Ja­panese PM apol­o­gizes for heck­ling law­maker


Ja­pan’s par­lia­men­tary ses­sion opened Mon­day with an un­usual apol­ogy from Prime Min­is­ter Shinzo Abe over his heck­ling.

Abe apol­o­gized for yelling at an op­po­si­tion law­maker dur­ing her ques­tion last week about de­fense leg­is­la­tion.

“I apol­o­gize once again over my re­mark, and I will humbly deal with the sit­u­a­tion from now on,” Abe said at the lower house com­mit­tee on the peace and se­cu­rity leg­is­la­tion.

Abe in­ter­vened last week when Demo­cratic Party of Ja­pan mem­ber Kiy­omi Tsu­ji­moto was tak­ing sev­eral min­utes to ask if the leg­is­la­tion could in­crease the risk of ca­su­al­ties for Ja­panese de­fense troops.

“Come on, just ask a ques­tion!” Abe heck­led from his seat, tem­po­rar­ily stalling the ses­sion as Tsu­ji­moto paused, stared at him and protested.

Tsu­ji­moto later wrote in her blog that Abe’s heck­ling was not just an in­sult to her but un­der­scored his lack of un­der­stand­ing about the ba­sic prin­ci­ples of democ­racy.

Abe said her long ques­tion was tak­ing away from his time to re­spond, then re­luc­tantly apol­o­gized, but faced fur­ther crit­i­cism from both op­po­si­tion and rul­ing par­ties.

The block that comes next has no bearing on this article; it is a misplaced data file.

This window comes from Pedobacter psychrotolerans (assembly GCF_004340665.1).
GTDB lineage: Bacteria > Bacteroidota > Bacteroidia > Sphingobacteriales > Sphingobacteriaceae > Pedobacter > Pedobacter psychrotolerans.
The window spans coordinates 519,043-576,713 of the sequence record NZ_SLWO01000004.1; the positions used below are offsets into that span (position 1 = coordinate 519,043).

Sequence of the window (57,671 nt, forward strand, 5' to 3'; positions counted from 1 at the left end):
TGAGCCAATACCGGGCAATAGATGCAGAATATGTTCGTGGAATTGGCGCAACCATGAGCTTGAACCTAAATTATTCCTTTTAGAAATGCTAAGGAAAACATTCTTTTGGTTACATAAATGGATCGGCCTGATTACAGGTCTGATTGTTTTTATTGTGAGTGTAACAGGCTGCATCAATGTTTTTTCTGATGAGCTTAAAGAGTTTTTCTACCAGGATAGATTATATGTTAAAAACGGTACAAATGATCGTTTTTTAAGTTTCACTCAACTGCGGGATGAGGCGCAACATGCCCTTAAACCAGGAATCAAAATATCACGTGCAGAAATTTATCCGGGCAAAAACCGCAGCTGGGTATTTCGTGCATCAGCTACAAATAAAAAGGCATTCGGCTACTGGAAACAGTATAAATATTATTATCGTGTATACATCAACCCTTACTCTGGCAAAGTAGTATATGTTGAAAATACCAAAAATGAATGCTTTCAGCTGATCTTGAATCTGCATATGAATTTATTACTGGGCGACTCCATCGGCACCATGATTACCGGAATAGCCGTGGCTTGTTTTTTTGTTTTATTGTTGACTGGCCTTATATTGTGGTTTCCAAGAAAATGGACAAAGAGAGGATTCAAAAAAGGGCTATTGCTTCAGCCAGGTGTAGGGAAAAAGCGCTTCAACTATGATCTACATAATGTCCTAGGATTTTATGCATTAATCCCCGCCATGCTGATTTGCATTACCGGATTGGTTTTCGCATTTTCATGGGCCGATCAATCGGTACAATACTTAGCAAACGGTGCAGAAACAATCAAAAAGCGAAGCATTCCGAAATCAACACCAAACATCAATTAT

On Mon­day, the com­mit­tee chair­man Ya­sukazu Ha­mada urged Abe and other Cabi­net min­is­ters to “re­frain from mak­ing un­nec­es­sary re­marks,” par­tic­u­larly as the public is pay­ing close at­ten­tion to the dis­cus­sion.

Last Wed­nes­day, the day be­fore his out­burst, Abe slammed heck­ling from op­po­si­tion law­mak­ers who al­leged his re­sponses were too long and re­dun­dant.

“Please stop ob­struct­ing the dis­cus­sion. Didn’t you learn that at school?” Abe said.

Just days be­fore his visit to the U.S. in late April, Abe said he looked for­ward to speak­ing be­fore the U.S. Congress where he did not ex­pect to be heck­led.


Ja­panese Prime Min­is­ter Shinzo Abe bows at the start of a par­lia­men­tary ses­sion in Tokyo, Mon­day, June 1.

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